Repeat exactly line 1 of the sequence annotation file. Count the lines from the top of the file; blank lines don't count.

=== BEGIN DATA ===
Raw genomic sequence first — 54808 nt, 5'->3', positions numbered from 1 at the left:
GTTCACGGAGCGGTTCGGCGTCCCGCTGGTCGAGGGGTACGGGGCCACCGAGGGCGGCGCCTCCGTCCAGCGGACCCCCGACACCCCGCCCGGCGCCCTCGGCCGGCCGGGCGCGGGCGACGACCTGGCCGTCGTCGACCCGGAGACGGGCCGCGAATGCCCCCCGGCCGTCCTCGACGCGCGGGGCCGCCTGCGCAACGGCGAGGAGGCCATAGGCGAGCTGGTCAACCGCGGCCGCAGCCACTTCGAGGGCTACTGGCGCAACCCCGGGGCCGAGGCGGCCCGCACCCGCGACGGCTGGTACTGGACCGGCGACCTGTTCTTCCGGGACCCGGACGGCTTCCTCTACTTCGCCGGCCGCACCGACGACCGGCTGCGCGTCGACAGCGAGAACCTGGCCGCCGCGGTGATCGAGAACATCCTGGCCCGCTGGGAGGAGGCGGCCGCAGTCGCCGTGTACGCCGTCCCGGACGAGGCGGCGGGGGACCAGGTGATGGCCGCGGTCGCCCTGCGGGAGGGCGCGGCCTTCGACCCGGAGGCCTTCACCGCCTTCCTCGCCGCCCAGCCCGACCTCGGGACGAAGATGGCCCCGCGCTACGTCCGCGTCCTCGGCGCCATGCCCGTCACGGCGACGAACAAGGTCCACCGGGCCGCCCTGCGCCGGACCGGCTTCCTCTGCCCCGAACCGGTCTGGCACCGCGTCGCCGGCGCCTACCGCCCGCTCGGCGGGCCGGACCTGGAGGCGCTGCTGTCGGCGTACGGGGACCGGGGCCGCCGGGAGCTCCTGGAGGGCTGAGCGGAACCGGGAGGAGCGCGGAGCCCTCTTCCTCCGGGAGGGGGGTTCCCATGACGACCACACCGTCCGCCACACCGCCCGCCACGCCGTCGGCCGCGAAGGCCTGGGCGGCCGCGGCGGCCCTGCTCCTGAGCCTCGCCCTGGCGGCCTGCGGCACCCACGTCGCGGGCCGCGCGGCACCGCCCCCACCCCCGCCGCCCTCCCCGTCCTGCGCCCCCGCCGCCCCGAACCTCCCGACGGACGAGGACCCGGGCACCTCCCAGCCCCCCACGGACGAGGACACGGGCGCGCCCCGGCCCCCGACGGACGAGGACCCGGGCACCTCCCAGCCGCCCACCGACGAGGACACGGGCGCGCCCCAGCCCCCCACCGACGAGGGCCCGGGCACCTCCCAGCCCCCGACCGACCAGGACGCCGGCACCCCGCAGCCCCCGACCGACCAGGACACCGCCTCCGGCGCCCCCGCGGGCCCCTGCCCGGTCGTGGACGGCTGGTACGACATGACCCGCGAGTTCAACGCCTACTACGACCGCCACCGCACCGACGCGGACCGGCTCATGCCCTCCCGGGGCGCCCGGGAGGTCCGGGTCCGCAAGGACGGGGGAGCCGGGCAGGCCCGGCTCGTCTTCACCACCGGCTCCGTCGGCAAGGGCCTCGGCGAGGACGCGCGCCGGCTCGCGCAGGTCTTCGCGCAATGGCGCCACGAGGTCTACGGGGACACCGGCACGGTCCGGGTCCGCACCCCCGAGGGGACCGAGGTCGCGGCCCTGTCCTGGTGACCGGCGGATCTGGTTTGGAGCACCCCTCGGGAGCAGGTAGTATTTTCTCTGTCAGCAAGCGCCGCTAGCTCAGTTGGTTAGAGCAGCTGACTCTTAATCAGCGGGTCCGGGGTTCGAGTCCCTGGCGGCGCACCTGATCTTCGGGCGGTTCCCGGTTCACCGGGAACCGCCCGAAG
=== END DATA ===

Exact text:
Raw genomic sequence first — 54808 nt, 5'->3', positions numbered from 1 at the left: